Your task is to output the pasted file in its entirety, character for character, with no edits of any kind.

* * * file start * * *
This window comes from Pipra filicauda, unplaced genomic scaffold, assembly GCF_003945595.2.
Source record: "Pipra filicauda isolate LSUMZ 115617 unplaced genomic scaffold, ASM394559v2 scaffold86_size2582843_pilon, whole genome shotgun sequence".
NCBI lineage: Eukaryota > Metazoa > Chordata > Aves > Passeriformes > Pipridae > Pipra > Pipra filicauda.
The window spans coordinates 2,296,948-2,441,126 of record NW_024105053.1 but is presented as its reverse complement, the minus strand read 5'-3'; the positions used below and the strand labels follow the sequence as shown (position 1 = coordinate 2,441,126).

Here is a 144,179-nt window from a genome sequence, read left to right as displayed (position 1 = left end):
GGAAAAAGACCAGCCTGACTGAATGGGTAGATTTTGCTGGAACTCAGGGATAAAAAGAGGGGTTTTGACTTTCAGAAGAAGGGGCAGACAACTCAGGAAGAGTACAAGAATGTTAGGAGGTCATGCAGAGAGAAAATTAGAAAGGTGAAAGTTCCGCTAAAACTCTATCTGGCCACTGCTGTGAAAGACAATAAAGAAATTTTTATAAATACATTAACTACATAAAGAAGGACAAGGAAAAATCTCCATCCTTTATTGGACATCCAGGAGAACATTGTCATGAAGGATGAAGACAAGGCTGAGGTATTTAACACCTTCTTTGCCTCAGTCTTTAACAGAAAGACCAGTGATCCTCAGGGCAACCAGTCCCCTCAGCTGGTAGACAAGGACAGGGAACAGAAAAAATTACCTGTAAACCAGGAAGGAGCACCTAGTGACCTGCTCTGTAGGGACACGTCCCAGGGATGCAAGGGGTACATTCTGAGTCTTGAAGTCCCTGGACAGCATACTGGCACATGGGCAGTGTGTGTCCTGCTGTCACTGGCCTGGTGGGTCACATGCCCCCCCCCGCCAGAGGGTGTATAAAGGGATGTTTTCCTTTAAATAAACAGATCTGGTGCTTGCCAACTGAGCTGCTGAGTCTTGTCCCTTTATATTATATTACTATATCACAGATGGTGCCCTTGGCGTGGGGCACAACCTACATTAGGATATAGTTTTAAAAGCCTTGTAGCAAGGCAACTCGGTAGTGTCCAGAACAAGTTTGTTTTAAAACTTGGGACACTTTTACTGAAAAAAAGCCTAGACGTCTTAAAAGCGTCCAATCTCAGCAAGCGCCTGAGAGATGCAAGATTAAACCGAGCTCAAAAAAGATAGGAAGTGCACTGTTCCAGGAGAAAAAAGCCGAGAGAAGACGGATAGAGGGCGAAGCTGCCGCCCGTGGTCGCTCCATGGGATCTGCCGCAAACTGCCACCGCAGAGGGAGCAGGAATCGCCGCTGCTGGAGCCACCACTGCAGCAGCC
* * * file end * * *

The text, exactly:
This window comes from Pipra filicauda, unplaced genomic scaffold, assembly GCF_003945595.2.
Source record: "Pipra filicauda isolate LSUMZ 115617 unplaced genomic scaffold, ASM394559v2 scaffold86_size2582843_pilon, whole genome shotgun sequence".
NCBI lineage: Eukaryota > Metazoa > Chordata > Aves > Passeriformes > Pipridae > Pipra > Pipra filicauda.
The window spans coordinates 2,296,948-2,441,126 of record NW_024105053.1 but is presented as its reverse complement, the minus strand read 5'-3'; the positions used below and the strand labels follow the sequence as shown (position 1 = coordinate 2,441,126).

Here is a 144,179-nt window from a genome sequence, read left to right as displayed (position 1 = left end):
GGAAAAAGACCAGCCTGACTGAATGGGTAGATTTTGCTGGAACTCAGGGATAAAAAGAGGGGTTTTGACTTTCAGAAGAAGGGGCAGACAACTCAGGAAGAGTACAAGAATGTTAGGAGGTCATGCAGAGAGAAAATTAGAAAGGTGAAAGTTCCGCTAAAACTCTATCTGGCCACTGCTGTGAAAGACAATAAAGAAATTTTTATAAATACATTAACTACATAAAGAAGGACAAGGAAAAATCTCCATCCTTTATTGGACATCCAGGAGAACATTGTCATGAAGGATGAAGACAAGGCTGAGGTATTTAACACCTTCTTTGCCTCAGTCTTTAACAGAAAGACCAGTGATCCTCAGGGCAACCAGTCCCCTCAGCTGGTAGACAAGGACAGGGAACAGAAAAAATTACCTGTAAACCAGGAAGGAGCACCTAGTGACCTGCTCTGTAGGGACACGTCCCAGGGATGCAAGGGGTACATTCTGAGTCTTGAAGTCCCTGGACAGCATACTGGCACATGGGCAGTGTGTGTCCTGCTGTCACTGGCCTGGTGGGTCACATGCCCCCCCCCGCCAGAGGGTGTATAAAGGGATGTTTTCCTTTAAATAAACAGATCTGGTGCTTGCCAACTGAGCTGCTGAGTCTTGTCCCTTTATATTATATTACTATATCACAGATGGTGCCCTTGGCGTGGGGCACAACCTACATTAGGATATAGTTTTAAAAGCCTTGTAGCAAGGCAACTCGGTAGTGTCCAGAACAAGTTTGTTTTAAAACTTGGGACACTTTTACTGAAAAAAAGCCTAGACGTCTTAAAAGCGTCCAATCTCAGCAAGCGCCTGAGAGATGCAAGATTAAACCGAGCTCAAAAAAGATAGGAAGTGCACTGTTCCAGGAGAAAAAAGCCGAGAGAAGACGGATAGAGGGCGAAGCTGCCGCCCGTGGTCGCTCCATGGGATCTGCCGCAAACTGCCACCGCAGAGGGAGCAGGAATCGCCGCTGCTGGAGCCACCACTGCAGCAGCC